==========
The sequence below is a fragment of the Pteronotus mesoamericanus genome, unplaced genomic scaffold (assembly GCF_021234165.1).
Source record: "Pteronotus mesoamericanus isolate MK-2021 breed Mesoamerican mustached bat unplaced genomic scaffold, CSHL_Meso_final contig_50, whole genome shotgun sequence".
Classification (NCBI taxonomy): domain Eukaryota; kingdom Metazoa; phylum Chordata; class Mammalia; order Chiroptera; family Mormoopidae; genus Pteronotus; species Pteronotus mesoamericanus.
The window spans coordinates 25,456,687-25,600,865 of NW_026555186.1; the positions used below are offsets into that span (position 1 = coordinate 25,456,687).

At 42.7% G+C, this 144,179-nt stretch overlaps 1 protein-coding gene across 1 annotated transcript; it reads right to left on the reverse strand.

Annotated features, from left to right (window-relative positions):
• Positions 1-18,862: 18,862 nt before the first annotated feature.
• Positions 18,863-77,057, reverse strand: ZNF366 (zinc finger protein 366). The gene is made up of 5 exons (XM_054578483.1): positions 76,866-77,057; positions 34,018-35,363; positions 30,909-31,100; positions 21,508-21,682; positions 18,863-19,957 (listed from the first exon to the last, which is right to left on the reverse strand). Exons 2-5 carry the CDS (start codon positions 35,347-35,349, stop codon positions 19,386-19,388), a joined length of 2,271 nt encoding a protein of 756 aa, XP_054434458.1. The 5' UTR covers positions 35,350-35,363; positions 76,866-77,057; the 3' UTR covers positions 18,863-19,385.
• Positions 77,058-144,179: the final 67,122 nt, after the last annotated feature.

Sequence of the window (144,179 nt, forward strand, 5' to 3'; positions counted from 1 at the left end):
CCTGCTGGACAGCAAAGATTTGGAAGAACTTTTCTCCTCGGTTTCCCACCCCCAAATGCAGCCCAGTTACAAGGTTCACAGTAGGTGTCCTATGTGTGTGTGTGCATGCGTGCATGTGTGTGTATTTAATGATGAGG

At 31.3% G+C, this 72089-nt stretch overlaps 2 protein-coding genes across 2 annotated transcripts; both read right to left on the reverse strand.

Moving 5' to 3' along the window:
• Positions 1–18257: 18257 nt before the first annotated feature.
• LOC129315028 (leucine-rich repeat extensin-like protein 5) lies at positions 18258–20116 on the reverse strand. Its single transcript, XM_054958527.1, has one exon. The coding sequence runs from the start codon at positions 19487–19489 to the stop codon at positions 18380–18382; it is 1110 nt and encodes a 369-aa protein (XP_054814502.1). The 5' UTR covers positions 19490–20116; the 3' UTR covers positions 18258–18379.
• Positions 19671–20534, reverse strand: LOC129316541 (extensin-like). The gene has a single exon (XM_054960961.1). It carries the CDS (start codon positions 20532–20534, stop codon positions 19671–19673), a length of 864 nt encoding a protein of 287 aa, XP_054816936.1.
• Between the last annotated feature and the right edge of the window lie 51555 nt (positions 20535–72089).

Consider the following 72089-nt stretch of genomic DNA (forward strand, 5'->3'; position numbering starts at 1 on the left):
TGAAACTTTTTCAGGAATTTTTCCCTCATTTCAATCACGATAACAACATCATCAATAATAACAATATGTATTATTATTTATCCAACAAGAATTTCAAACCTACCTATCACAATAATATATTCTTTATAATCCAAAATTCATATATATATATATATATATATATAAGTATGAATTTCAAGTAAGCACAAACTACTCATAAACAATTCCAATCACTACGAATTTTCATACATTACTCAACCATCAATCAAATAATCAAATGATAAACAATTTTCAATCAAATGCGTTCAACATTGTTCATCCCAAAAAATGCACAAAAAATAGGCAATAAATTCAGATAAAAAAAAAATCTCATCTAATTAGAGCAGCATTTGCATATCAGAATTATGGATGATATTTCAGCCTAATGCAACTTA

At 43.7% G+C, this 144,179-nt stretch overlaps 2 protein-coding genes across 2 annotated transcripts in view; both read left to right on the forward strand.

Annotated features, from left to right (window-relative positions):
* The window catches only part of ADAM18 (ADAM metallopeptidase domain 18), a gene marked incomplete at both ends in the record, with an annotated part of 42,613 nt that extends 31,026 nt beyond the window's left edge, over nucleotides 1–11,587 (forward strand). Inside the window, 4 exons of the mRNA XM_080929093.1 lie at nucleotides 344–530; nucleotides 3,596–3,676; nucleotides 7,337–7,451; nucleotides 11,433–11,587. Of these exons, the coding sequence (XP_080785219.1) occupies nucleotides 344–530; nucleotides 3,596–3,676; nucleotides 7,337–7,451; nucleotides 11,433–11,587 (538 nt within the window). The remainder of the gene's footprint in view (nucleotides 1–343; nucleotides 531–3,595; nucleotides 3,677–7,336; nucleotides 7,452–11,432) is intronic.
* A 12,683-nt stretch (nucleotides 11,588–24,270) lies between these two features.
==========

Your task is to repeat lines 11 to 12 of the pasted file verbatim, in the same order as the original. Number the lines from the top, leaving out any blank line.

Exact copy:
CCTGCTGGACAGCAAAGATTTGGAAGAACTTTTCTCCTCGGTTTCCCACCCCCAAATGCAGCCCAGTTACAAGGTTCACAGTAGGTGTCCTATGTGTGTGTGTGCATGCGTGCATGTGTGTGTATTTAATGATGAGG

At 31.3% G+C, this 72089-nt stretch overlaps 2 protein-coding genes across 2 annotated transcripts; both read right to left on the reverse strand.